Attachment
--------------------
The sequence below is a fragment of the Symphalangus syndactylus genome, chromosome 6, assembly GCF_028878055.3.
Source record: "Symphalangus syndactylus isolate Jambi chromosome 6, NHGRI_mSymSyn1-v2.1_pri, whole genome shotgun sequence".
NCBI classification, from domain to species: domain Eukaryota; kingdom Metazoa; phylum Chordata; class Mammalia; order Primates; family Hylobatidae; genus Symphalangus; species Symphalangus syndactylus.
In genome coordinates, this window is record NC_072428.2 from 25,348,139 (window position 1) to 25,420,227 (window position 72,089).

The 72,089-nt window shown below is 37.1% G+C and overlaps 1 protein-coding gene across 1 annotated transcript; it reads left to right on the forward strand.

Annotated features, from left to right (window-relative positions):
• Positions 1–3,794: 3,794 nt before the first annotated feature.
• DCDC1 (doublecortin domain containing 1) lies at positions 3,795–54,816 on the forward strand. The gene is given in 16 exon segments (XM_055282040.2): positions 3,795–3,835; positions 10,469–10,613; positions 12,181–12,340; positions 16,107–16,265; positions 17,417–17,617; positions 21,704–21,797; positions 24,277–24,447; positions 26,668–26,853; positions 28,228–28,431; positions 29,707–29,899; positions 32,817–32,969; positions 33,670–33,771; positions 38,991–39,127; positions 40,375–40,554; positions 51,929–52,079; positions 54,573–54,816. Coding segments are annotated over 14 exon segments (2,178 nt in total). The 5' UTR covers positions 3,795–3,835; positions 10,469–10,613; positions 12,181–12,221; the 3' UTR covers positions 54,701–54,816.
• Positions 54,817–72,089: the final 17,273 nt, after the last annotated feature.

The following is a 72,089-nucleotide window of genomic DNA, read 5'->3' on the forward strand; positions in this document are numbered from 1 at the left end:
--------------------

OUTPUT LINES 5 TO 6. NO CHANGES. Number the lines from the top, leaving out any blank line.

The 72,089-nt window shown below is 37.1% G+C and overlaps 1 protein-coding gene across 1 annotated transcript; it reads left to right on the forward strand.

Annotated features, from left to right (window-relative positions):